All Grown Up

All Grown Up

By:  Ali Parker  Ongoing
Language: English
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I should have never turned her away. So many years have passed, and she’s back in my life. But our parents dating for a while left me refusing her. And she left for the romantic city of Paris. My pretty girl becoming a ballerina. Forever gone. But life has a way of taking things full circle. Due to an injury, she’s back in our small town. My second chance to make things right stares me in the face. She’s all grown up, and still stealing my every thought. But I can’t compete with her dreams. Letting her go is what’s required of me, and I do it, but not without cost. Never in a million years did I expect her to take a gift with her. A secret. My baby.

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Good Novel
Voted with gems. Hi author/Ali Parker - Your other books are well written & realistic with drama twist & turns plot .. I am waiting for this book to get completed.. when will that be?
2024-02-23 22:57:37
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139 Chapters
Nothing Major
AudreyI went through the line of stretches with the rest of the ballerinas, trying not to wince as the final stretch tugged my ankle in an uncomfortable way. It had been bothering me for a few weeks now, ever since I rolled it during one of our performances.That had been so embarrassing. It had happened on stage, in full view of the audience. I’d stumbled and barely recovered in time to keep dancing.All those years of practice paid off, though. No matter how much my ankle hurt, I was able to finish out the routine with everyone else. I was sure adrenaline had something to do with it because the moment I walked off stage, I nearly collapsed with pain.I couldn’t let anyone know about it. We were coming up on the final show of the season, and if I could just make it until then, I could give it a rest, at least for a little while. Of course, I’d need to keep training and making myself stronger for the coming season, but I was sure that I could talk to a trainer and come up with a plan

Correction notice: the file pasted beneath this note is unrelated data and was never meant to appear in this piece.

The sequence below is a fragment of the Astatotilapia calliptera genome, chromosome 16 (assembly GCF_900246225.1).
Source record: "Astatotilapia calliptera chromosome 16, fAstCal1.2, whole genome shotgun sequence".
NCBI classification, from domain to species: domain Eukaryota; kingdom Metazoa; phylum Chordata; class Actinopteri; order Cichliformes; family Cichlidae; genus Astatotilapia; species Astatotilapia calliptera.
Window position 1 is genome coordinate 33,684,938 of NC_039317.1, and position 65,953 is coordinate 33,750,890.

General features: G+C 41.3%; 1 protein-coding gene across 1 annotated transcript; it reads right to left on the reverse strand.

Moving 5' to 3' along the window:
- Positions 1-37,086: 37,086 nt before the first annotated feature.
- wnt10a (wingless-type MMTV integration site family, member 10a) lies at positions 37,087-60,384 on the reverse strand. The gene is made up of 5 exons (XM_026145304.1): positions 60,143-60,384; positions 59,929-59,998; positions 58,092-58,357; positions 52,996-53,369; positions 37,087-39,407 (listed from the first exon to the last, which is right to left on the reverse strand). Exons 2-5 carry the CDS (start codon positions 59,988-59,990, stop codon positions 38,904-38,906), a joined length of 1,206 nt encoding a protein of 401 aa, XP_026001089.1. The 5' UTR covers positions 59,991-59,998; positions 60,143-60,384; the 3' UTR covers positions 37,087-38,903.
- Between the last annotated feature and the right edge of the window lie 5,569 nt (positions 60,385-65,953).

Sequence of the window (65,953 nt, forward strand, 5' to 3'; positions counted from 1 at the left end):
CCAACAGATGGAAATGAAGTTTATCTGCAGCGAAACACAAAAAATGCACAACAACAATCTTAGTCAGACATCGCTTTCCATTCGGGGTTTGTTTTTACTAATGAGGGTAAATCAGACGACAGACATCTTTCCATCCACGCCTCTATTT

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Leave
AudreyI stared at him, sure that I hadn’t heard him correctly or that he was just trying to scare me and that he would laugh soon. Not that he was that kind of man. Of course, he didn’t laugh, and I faced the chilling truth of things, that he was really planning on sending me on a six-month leave.In silence, he continued to watch me for a reaction.“You can’t do that,” I finally said. He raised an eyebrow at me. “I mean, of course you can do that. But I don’t need six months.”Suddenly, the end of the season seemed minor in relation to everything else. Six months would mean that I would miss out on casting for the fall’s roles and all of the training and everything else.It would put me behind, to a point where I might never come back, no matter how much I wanted to. “Just give me a month off,” I pleaded. “And then I’ll see the academy’s physician to make sure that everything is all right.”The director shook his head. “Six months,” he said levelly. “You know injuries can’t heal ove
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Not So Lonely
JesseI cut into the meat that was simmering on the stove and nodded approvingly. It was just the perfect amount of pink. I turned the stove off and transferred a portion to a plate, scooping out some rosemary-roasted potatoes and steamed vegetables onto the side. Then, I headed into the living room and watched the news as I savored the delicious meal.Afterward, comfortably full, I headed back into the kitchen to put away the leftovers and clean the dishes, still listening with half an ear to the news in the other room. It was my nightly ritual, polished down to an art. There was no better way to relax at the end of a long day of work than to come home and cook a good, satisfying meal and get caught up on what was going on with the world beyond this small town in North Carolina.Like most of the other people my age around here, I had once thought only about how I was going to get the hell out of here. But shit changes. I had responsibilities here, and even though I liked to keep up w